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11 thoughts on “Sisters in Crime Book Bloggers Challenge / Ingrid Noll

  1. Excellent post, and this is a novel I haven’t read, ‘though I’d heard of it. So thanks for that recommendation. And I especially like your choices of Maj Sjöwall, Josephine Tey and P.D. James as other recommendations – all of them such influential women writers!

    • Thanks very much, Margot. It’s the first challenge I’ve taken part in as a blogger, and it was most enjoyable. I’ve been following Maxine’s posts – she of course is already on the moderate challenge – and it’s been great to see the variety of posts from lots of different bloggers. I need to catch up on a few, though. Have you / are you taking part? Will pop over for a read if so 🙂

      • Thanks for asking. No, as appealing as this challenge is – and it really, really is! – I’ve other things going on in my reading, writing and “day job” life and just couldn’t do it justice. So I’m shamelessly lurking about learning from others’ hard work ;-).

      • I totally understand, Margot! Spinning lots of plates myself at the moment, and it was just a happy coincidence that my reading and the challenge happened to fit together nicely.

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  3. Ooh, I loved this book and the two others by Noll that have been translated (one other is about Rosemarie also). They are so witty, weird and sharp! Lovely to have a not-so-young woman as the protag. Great post, I wonder if you will continue with the challenge? I like your other recommendations, too, though I am not so much in tune with Vargas as other readers.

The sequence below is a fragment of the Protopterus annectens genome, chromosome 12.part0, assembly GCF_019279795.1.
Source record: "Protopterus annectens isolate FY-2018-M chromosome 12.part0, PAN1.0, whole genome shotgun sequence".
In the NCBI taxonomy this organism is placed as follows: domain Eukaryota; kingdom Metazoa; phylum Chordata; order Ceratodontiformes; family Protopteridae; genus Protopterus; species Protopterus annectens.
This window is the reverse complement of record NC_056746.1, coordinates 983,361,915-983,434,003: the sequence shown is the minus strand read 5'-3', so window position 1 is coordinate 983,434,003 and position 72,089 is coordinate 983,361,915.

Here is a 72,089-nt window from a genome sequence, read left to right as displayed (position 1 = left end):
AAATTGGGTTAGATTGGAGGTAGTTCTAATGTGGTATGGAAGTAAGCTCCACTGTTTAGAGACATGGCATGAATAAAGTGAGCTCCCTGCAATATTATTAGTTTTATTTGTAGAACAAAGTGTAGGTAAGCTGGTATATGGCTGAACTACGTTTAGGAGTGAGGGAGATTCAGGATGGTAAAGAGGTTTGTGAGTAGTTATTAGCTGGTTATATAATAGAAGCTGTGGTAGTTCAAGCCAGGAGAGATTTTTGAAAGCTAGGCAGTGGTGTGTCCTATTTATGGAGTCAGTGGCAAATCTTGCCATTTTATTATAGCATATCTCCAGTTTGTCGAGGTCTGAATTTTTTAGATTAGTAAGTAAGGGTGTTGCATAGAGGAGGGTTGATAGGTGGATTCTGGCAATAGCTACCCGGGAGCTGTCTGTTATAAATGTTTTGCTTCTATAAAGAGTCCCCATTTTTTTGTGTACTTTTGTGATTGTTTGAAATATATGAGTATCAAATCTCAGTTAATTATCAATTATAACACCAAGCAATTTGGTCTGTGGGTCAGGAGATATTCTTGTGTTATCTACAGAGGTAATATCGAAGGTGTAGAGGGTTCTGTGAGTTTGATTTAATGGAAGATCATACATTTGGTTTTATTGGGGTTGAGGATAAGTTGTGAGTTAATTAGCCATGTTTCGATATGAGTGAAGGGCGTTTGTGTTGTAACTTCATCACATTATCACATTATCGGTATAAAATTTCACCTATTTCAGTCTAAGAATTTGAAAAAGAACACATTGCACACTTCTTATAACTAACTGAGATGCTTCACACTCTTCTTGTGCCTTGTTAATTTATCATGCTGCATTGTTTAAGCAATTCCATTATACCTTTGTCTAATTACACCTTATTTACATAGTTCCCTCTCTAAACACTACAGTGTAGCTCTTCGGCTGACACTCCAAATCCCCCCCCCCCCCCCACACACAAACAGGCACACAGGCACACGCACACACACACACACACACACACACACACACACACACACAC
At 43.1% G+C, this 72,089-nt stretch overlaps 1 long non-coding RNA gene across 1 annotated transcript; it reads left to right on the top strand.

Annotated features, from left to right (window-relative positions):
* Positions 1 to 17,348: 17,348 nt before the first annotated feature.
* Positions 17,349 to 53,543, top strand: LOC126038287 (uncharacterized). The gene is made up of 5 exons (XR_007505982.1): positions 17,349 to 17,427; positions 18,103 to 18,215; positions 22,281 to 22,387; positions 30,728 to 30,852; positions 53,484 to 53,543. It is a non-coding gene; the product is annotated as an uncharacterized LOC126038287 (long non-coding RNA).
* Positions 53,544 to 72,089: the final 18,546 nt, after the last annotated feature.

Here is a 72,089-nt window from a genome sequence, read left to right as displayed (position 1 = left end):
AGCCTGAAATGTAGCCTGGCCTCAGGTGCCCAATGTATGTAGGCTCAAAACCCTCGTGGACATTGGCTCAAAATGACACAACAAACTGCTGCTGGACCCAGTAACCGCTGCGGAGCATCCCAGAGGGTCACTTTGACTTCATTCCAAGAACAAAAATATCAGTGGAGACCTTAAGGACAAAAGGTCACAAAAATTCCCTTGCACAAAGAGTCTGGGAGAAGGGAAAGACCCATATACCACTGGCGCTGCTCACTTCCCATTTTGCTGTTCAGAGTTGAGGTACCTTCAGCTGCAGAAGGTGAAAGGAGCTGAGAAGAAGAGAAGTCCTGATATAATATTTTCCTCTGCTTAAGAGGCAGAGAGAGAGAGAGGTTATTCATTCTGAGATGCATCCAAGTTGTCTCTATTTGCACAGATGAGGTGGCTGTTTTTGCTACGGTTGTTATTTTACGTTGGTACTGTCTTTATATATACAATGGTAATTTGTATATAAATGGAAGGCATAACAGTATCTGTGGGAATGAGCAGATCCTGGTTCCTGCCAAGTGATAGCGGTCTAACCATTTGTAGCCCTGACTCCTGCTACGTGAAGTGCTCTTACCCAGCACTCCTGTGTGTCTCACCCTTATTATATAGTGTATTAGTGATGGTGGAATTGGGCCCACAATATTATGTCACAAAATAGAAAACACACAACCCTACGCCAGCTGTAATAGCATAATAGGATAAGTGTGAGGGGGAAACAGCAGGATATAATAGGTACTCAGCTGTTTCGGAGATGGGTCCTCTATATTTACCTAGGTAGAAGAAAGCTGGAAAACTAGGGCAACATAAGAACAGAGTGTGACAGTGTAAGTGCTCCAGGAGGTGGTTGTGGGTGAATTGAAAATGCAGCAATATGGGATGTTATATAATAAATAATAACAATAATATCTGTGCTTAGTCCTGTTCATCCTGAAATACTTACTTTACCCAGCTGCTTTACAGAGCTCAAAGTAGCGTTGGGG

• Thanks, Maxine. I haven’t read the other two yet, but gathered that Rosemarie was central to another. She’s almost intended as an in-joke to the author and reader in this one, I suspect. What I love about the book is that Noll reveals a kind of everyday criminality: Hella is a respectable member of the local community, but not nearly as morally upright as one might think from outer appearances. Noll seems to be having a dig at respectable middle-class German society. Just scratch the surface…

      Move up a level with the challenge? I’d love too, but know that the beginning of term, just about to strike, will put a serious dent in my blogging time 😦 Looking forward to more of yours though 🙂

  4. Terrific blog, a real gold mine for all crime lovers!
    Ingrid Noll (by the way, she is the wife of a – pharmacist!) is definitely worth reading. I enjoyed also Hell Hath No Fury (Der Hahn ist tot), with Frau Hirte as the main character, a lot. Excellent story with plenty of black humor. My review, in case you are interested: http://www.mytwostotinki.com/?p=449

    • Thanks very much, Mytwostotinki – I’m delighted you like the blog.

      Thanks for linking to your review, which I really enjoyed. I haven’t yet red Hell Hath No Fury, but I’m sure I’ll love it – Noll’s works really are delicious reads, and I love their acidic dissection of small-town Germany.